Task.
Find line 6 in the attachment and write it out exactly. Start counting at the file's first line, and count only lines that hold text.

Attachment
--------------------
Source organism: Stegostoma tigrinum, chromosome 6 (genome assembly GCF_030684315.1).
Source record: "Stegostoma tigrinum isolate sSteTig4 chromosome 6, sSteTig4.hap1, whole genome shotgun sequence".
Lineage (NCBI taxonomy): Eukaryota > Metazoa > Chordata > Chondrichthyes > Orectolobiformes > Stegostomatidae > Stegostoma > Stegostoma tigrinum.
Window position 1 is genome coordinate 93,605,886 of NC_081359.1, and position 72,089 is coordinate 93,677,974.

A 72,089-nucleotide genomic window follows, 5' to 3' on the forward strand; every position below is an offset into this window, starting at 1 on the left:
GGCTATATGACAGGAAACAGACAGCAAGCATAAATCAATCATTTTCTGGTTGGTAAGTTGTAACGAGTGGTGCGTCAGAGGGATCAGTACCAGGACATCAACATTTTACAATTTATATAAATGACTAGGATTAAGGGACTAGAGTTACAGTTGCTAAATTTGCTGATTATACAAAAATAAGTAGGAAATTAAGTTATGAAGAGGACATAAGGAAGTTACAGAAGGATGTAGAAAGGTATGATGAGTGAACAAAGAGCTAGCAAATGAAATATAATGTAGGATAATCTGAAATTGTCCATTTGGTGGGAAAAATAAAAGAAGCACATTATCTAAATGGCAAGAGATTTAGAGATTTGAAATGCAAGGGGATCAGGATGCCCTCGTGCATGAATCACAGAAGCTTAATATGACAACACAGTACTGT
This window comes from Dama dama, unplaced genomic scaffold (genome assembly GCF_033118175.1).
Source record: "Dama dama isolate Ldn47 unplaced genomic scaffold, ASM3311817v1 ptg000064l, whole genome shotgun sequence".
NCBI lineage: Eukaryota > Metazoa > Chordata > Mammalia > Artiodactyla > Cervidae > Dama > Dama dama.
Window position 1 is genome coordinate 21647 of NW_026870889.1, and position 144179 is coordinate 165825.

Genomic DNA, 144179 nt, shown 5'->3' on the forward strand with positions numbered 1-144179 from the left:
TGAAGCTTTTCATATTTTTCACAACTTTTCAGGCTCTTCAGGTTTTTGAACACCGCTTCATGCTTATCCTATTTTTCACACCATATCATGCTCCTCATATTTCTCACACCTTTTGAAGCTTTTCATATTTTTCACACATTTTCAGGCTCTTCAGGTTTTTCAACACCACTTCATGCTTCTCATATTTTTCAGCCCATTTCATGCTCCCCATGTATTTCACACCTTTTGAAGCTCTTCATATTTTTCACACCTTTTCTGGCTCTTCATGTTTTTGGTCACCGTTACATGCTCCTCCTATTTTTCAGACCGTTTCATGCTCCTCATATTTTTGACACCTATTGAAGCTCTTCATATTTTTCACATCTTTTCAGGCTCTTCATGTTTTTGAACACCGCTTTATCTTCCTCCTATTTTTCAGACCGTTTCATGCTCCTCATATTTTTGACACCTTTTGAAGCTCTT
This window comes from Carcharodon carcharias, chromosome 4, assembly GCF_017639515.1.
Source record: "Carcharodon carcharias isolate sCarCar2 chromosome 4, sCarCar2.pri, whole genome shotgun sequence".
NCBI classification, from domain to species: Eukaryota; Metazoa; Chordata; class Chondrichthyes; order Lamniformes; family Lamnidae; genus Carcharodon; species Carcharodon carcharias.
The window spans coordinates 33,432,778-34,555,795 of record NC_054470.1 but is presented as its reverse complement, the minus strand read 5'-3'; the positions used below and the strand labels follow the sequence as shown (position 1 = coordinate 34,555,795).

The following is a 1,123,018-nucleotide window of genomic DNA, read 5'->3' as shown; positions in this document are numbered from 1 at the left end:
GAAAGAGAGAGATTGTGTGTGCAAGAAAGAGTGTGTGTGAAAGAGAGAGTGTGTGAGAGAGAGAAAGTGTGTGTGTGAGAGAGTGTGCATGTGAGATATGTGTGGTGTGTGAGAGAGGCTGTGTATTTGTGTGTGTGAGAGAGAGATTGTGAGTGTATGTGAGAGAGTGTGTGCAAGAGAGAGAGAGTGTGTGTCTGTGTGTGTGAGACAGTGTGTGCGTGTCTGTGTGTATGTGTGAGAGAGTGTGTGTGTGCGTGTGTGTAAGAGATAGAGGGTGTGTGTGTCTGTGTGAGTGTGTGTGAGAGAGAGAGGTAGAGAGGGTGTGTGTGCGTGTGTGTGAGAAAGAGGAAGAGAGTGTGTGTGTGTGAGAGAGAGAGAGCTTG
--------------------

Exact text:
GGCTATATGACAGGAAACAGACAGCAAGCATAAATCAATCATTTTCTGGTTGGTAAGTTGTAACGAGTGGTGCGTCAGAGGGATCAGTACCAGGACATCAACATTTTACAATTTATATAAATGACTAGGATTAAGGGACTAGAGTTACAGTTGCTAAATTTGCTGATTATACAAAAATAAGTAGGAAATTAAGTTATGAAGAGGACATAAGGAAGTTACAGAAGGATGTAGAAAGGTATGATGAGTGAACAAAGAGCTAGCAAATGAAATATAATGTAGGATAATCTGAAATTGTCCATTTGGTGGGAAAAATAAAAGAAGCACATTATCTAAATGGCAAGAGATTTAGAGATTTGAAATGCAAGGGGATCAGGATGCCCTCGTGCATGAATCACAGAAGCTTAATATGACAACACAGTACTGT